How to increase self-esteem with goodnight stories

Good night stories for rebel girls

women empowerment Not On ly twenty

On March 8,  Women’s Day, the book Good night stories for rebel girls arrived to Italy.

This book, written by two Italian women resident in the United States, has become the literary case of the year. The two writers used crowdfunding, collective funding to support a project , for the creation of their book of fairy tales.

Elena Favilli and Francesca Cavallo collected more than a million dollars in just 28 days, involving 70 nations.

What motivated the supporters?

This is what Elena and Francesca wrote on the kickstarter page of their project:

“Because we are girls. Our entrepreneurial journey made us understand how important it is for girls to grow up surrounded by female role models. It helps them to be more confident and set bigger goals. We realized that 95% of the books and TV shows we grew up with, lacked girls in prominent positions. We did some research and discovered that this didn’t change much over the past 20 years, so we decided to do something about it.”

Hence the protagonists of the stories, rebel girls who, stubbornly, have tried to assert themselves fulfilling their desires in spite of preconceptions and social rules that relegated women to predetermined and subordinate roles.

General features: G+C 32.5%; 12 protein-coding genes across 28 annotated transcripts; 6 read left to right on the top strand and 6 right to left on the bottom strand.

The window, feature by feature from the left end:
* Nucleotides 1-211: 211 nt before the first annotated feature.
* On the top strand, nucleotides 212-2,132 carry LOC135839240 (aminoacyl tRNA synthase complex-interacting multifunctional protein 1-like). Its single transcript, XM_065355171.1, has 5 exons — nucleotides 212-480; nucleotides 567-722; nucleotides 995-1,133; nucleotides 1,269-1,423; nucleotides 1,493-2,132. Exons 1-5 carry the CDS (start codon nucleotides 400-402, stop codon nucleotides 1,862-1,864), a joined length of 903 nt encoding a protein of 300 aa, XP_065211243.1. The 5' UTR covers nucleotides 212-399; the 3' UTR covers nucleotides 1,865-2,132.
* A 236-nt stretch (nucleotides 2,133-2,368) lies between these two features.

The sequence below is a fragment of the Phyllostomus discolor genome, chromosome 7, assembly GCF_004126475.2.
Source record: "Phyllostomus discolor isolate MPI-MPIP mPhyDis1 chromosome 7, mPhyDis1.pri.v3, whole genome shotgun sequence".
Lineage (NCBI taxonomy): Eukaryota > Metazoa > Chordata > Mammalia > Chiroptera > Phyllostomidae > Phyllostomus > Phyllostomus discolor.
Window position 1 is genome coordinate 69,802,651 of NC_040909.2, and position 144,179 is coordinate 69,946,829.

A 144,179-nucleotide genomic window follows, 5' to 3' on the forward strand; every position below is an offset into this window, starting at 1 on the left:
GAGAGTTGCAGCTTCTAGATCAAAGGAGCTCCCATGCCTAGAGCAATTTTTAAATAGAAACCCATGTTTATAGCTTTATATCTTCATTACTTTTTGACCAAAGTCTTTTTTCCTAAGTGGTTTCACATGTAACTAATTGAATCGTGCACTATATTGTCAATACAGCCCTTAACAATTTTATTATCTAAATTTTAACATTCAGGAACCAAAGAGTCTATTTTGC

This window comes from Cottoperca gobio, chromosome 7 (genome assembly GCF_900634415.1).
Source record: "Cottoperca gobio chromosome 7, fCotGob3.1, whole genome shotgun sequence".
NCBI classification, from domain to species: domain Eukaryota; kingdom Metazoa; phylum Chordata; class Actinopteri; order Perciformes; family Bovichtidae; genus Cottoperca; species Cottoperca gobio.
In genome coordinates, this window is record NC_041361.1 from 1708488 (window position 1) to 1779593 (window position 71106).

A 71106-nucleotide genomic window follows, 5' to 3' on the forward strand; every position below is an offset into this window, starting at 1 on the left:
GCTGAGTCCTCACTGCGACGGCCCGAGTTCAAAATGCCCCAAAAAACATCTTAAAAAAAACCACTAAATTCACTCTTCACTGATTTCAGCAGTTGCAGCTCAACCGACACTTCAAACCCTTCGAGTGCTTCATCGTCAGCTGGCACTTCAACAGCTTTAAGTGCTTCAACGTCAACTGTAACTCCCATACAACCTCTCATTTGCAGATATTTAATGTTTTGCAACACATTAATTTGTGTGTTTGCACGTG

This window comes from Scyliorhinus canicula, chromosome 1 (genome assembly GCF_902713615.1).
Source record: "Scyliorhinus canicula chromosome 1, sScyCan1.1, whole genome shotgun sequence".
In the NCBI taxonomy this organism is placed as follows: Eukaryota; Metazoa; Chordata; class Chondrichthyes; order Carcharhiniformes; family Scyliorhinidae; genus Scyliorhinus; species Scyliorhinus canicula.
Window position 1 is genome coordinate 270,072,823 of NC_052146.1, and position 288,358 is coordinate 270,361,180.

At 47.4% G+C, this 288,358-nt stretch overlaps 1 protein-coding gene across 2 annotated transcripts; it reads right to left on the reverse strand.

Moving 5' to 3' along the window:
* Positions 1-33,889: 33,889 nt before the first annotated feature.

Who are the protagonists of the stories

Here are therefore  heroines not taken from the fantasy, but real women, who with their tenacity and rebellion against the system realized their dreams.

From Coco Chanel to Michelle Obama. From Saudi Arabian Manal Al-Sharif exhorting other girls to drive in a country where women‘s driving was forbidden, Nina Simone, baby girl who gives her first piano concert  when she was 12 and interrupted it when her parents , seated in the front row, were forced to leave their chairs  for whites. From Rita Levi Montalcini to Evita Peròn. From Grace O’Malley, the girl in love with the stormy sea that became a pirate to Irena Sendlerowa, who managed to save 2500 Jewish children from Nazi persecution.

Short stories, just over twenty lines to describe the strength and tenacity of the protagonists, all enclosed in a page. On the next page the portraits of the protagonists drawn by artists around the world.

Do not expect great stories, but take the book for what it is: fables where children, especially girls, can recognize and find inspiration.

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Rita Palazzi
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